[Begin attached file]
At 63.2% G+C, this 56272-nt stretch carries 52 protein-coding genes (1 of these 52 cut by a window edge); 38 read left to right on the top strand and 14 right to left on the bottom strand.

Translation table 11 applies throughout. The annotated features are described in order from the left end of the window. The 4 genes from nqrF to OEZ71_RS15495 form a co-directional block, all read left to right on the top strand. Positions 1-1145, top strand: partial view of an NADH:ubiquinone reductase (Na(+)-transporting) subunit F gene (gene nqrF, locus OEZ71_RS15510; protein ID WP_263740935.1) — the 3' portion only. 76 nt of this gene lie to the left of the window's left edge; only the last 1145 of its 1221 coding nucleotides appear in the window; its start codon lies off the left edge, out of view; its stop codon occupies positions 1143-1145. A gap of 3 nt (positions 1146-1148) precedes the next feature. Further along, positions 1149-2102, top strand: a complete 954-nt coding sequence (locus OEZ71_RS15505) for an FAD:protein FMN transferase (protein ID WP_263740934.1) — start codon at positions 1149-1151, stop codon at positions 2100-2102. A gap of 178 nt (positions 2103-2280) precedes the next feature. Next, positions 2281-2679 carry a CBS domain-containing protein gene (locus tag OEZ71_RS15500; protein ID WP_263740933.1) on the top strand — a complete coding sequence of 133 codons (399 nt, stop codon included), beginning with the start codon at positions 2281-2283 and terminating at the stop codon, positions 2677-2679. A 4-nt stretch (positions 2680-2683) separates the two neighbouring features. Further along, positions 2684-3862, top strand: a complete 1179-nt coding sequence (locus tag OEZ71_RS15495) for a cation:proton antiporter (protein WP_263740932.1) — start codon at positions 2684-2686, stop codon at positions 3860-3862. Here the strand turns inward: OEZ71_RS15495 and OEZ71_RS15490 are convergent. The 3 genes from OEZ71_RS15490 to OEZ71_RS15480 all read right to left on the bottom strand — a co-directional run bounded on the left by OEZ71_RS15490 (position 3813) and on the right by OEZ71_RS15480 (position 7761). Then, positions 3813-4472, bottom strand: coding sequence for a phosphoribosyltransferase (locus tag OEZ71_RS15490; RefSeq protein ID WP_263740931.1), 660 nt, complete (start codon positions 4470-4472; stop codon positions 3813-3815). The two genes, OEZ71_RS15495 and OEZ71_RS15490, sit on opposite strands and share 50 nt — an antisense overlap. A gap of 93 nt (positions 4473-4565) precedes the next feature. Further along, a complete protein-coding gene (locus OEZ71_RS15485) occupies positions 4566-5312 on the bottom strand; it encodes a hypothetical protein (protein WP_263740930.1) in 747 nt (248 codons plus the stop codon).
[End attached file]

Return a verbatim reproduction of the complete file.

At 63.2% G+C, this 56272-nt stretch carries 52 protein-coding genes (1 of these 52 cut by a window edge); 38 read left to right on the top strand and 14 right to left on the bottom strand.

Translation table 11 applies throughout. The annotated features are described in order from the left end of the window. The 4 genes from nqrF to OEZ71_RS15495 form a co-directional block, all read left to right on the top strand. Positions 1-1145, top strand: partial view of an NADH:ubiquinone reductase (Na(+)-transporting) subunit F gene (gene nqrF, locus OEZ71_RS15510; protein ID WP_263740935.1) — the 3' portion only. 76 nt of this gene lie to the left of the window's left edge; only the last 1145 of its 1221 coding nucleotides appear in the window; its start codon lies off the left edge, out of view; its stop codon occupies positions 1143-1145. A gap of 3 nt (positions 1146-1148) precedes the next feature. Further along, positions 1149-2102, top strand: a complete 954-nt coding sequence (locus OEZ71_RS15505) for an FAD:protein FMN transferase (protein ID WP_263740934.1) — start codon at positions 1149-1151, stop codon at positions 2100-2102. A gap of 178 nt (positions 2103-2280) precedes the next feature. Next, positions 2281-2679 carry a CBS domain-containing protein gene (locus tag OEZ71_RS15500; protein ID WP_263740933.1) on the top strand — a complete coding sequence of 133 codons (399 nt, stop codon included), beginning with the start codon at positions 2281-2283 and terminating at the stop codon, positions 2677-2679. A 4-nt stretch (positions 2680-2683) separates the two neighbouring features. Further along, positions 2684-3862, top strand: a complete 1179-nt coding sequence (locus tag OEZ71_RS15495) for a cation:proton antiporter (protein WP_263740932.1) — start codon at positions 2684-2686, stop codon at positions 3860-3862. Here the strand turns inward: OEZ71_RS15495 and OEZ71_RS15490 are convergent. The 3 genes from OEZ71_RS15490 to OEZ71_RS15480 all read right to left on the bottom strand — a co-directional run bounded on the left by OEZ71_RS15490 (position 3813) and on the right by OEZ71_RS15480 (position 7761). Then, positions 3813-4472, bottom strand: coding sequence for a phosphoribosyltransferase (locus tag OEZ71_RS15490; RefSeq protein ID WP_263740931.1), 660 nt, complete (start codon positions 4470-4472; stop codon positions 3813-3815). The two genes, OEZ71_RS15495 and OEZ71_RS15490, sit on opposite strands and share 50 nt — an antisense overlap. A gap of 93 nt (positions 4473-4565) precedes the next feature. Further along, a complete protein-coding gene (locus OEZ71_RS15485) occupies positions 4566-5312 on the bottom strand; it encodes a hypothetical protein (protein WP_263740930.1) in 747 nt (248 codons plus the stop codon).